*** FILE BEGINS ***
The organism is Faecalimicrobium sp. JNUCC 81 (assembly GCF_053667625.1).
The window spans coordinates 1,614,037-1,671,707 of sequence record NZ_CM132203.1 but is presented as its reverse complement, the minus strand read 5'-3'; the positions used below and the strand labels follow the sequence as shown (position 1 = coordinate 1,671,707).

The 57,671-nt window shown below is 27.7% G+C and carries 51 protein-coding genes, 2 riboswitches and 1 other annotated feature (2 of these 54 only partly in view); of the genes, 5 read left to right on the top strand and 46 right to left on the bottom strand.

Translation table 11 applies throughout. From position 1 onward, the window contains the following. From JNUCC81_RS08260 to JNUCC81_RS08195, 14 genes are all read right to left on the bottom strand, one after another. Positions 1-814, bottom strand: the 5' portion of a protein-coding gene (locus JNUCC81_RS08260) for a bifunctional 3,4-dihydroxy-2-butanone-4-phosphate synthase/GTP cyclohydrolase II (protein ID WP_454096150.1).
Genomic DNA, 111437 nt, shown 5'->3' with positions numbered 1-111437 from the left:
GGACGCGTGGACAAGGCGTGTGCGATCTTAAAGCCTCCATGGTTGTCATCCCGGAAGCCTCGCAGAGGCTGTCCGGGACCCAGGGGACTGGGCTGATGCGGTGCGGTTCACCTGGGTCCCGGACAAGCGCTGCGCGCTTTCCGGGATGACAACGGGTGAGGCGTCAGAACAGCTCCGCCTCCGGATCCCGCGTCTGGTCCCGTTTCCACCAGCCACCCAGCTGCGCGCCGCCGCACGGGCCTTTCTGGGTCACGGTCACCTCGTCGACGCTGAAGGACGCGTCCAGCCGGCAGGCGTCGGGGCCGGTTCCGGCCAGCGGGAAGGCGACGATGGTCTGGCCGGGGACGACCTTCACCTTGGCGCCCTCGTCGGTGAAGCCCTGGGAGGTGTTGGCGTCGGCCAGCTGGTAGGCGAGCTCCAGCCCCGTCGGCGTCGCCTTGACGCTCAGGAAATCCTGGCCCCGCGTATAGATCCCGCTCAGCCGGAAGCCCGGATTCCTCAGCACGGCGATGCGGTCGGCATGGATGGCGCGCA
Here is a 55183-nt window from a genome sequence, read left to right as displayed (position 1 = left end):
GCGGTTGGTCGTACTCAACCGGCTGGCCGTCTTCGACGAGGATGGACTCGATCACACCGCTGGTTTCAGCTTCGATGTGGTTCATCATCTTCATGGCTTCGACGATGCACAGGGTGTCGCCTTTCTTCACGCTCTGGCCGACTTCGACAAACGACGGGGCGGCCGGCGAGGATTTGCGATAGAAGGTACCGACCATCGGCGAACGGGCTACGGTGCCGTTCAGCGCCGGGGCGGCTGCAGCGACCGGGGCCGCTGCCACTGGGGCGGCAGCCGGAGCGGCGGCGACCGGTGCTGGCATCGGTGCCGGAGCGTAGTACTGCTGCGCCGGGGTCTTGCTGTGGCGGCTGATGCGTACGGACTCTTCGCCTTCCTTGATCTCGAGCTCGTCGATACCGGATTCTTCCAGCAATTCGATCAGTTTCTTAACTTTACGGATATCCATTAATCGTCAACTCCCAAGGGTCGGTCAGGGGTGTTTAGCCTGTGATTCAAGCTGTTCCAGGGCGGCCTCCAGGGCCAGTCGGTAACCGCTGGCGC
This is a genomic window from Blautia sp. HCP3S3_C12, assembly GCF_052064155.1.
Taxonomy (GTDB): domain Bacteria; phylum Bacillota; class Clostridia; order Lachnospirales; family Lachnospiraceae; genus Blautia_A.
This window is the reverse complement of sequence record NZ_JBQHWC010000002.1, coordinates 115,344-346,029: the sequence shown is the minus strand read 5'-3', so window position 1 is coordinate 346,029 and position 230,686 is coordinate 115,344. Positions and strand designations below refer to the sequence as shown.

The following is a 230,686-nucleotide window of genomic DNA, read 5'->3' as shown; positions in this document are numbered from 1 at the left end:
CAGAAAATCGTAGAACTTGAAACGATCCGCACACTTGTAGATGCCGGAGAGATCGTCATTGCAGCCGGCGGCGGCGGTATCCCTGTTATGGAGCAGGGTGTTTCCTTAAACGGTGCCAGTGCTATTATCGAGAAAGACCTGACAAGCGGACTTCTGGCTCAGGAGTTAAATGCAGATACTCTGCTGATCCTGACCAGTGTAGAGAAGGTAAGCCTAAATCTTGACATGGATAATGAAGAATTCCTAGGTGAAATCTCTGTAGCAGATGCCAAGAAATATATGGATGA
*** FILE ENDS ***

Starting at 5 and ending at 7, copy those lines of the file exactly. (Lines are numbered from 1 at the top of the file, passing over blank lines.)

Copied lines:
Genomic DNA, 111437 nt, shown 5'->3' with positions numbered 1-111437 from the left:
GGACGCGTGGACAAGGCGTGTGCGATCTTAAAGCCTCCATGGTTGTCATCCCGGAAGCCTCGCAGAGGCTGTCCGGGACCCAGGGGACTGGGCTGATGCGGTGCGGTTCACCTGGGTCCCGGACAAGCGCTGCGCGCTTTCCGGGATGACAACGGGTGAGGCGTCAGAACAGCTCCGCCTCCGGATCCCGCGTCTGGTCCCGTTTCCACCAGCCACCCAGCTGCGCGCCGCCGCACGGGCCTTTCTGGGTCACGGTCACCTCGTCGACGCTGAAGGACGCGTCCAGCCGGCAGGCGTCGGGGCCGGTTCCGGCCAGCGGGAAGGCGACGATGGTCTGGCCGGGGACGACCTTCACCTTGGCGCCCTCGTCGGTGAAGCCCTGGGAGGTGTTGGCGTCGGCCAGCTGGTAGGCGAGCTCCAGCCCCGTCGGCGTCGCCTTGACGCTCAGGAAATCCTGGCCCCGCGTATAGATCCCGCTCAGCCGGAAGCCCGGATTCCTCAGCACGGCGATGCGGTCGGCATGGATGGCGCGCA
Here is a 55183-nt window from a genome sequence, read left to right as displayed (position 1 = left end):